Improving Food Systems. We are witnessing a global nutrition transition where hunger and obesity often coexist, traditional diets have been displaced, and people are increasingly pushed toward cheap ultra-processed foods and sugary drinks that saturate the market. More often than not, the face of malnutrition is female. Women and girls make up 60% of the world’s food insecure and hungry people, and the majority of the world’s overweight and obese people—in 2016, 15% of women were obese compared to 11% of men. Obesity in turn puts people at higher risk for diseases, including cardiovascular diseases—the world’s leading killer. Risks are compounded during pregnancy; obesity is associated with almost all pregnancy-related complications including gestational diabetes and preeclampsia.
There are tried and true steps that governments can take to address rising rates of obesity and accompanying levels of disease. Eliminating trans fat from the food supply is critical, as is helping people make informed and healthier choices by introducing front-of-package labels that warn shoppers–who are often women–against items high in salt, sugar and fat.
Counting Every Person. Throughout our lives, civil registration and vital statistics (CRVS) systems collect data on vital events, including births, deaths, marriages and divorces. On a national level, CRVS systems are crucial to helping governments identify and respond to the diseases that take the highest toll on a population. At an individual level, being counted means so much more. These legal documents can help women and girls claim the rights to which they are entitled. For example, where child marriage is still prevalent, birth certificates provide evidence of a girl’s age and can offer protection from early marriage and allow them to complete their education. And marriage certificates are crucial to defending women’s rights to child custody, property and inheritance.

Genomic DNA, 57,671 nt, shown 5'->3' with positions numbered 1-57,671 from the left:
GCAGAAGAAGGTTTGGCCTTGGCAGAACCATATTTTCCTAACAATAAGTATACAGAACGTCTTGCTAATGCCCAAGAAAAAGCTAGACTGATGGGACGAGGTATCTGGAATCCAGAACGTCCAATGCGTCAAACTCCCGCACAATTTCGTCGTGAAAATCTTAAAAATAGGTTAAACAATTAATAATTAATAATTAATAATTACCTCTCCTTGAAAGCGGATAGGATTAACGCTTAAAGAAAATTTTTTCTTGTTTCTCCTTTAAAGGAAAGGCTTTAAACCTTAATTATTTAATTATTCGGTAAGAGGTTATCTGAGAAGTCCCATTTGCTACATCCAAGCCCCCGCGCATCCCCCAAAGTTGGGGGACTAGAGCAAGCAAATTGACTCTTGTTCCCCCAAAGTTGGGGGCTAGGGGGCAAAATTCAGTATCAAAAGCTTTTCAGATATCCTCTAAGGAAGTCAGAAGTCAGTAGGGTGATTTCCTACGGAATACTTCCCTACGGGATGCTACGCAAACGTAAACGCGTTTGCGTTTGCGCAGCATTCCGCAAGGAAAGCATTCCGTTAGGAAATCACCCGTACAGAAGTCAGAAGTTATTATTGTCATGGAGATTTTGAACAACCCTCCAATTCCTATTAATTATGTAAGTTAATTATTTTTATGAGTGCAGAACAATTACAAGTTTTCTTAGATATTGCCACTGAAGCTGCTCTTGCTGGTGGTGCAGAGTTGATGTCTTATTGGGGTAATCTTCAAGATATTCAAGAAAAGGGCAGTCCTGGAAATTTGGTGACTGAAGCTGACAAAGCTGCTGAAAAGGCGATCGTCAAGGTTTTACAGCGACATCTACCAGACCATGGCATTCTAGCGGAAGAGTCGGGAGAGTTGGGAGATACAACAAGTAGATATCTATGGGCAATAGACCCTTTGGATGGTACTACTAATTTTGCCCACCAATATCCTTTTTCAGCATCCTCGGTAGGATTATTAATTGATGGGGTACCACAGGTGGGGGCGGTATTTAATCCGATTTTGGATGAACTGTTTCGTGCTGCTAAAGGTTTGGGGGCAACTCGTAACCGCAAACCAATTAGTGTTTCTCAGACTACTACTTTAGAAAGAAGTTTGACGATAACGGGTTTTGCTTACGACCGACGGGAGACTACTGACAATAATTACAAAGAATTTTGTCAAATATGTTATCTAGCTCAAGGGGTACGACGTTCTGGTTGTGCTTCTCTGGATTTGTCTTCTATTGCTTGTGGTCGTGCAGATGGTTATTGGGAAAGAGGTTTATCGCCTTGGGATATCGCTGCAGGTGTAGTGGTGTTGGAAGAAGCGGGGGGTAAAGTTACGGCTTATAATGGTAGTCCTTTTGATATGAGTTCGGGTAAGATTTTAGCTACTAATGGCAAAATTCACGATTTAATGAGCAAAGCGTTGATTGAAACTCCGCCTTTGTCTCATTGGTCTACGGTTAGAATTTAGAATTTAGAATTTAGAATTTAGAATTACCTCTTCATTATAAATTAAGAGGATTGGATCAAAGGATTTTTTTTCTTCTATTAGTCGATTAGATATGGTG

But gender inequality often renders women—and their children—invisible. Globally, some 40% of deaths are unregistered or listed without a clear cause, while a quarter of the births of children under 5 remain unregistered. Women are much less likely than men to have their deaths registered, particularly because they are less likely to leave behind financial or material inheritance. In addition, stigma toward non-married women has been found to impede birth registration.
Investing in strengthening CRVS systems will have a significant effect on gender equality, particularly if the common barriers to registration that women face—including cost and distance—are identified and removed.
When we hear “women’s health,” we should picture everything from the food labels that warn us about the hidden, unhealthy ingredients in packaged food to the policies that ban smoking in public spaces to the birth certificates that grant girls access to education. For healthier women, we must mobilize behind this more holistic concept of women’s health and address these rising challenges.
About the Author: Christina Chang is the Executive Vice President and Deputy CEO of Vital Strategies, a global public healthorganization, working to address the inequities and challenges that exist in the global healthlandscape. Christina has significant experience advocating and expanding access to health care for women. Previously as Chief External Officer at Planned Parenthood New York, Christina oversaw the organization’s policy, and community organizing efforts to protect the sexual and reproductive services and information of all women. She also directed the advocacy and electoral activities of PPNYC’s Action Fund and PPNYC Votes PAC.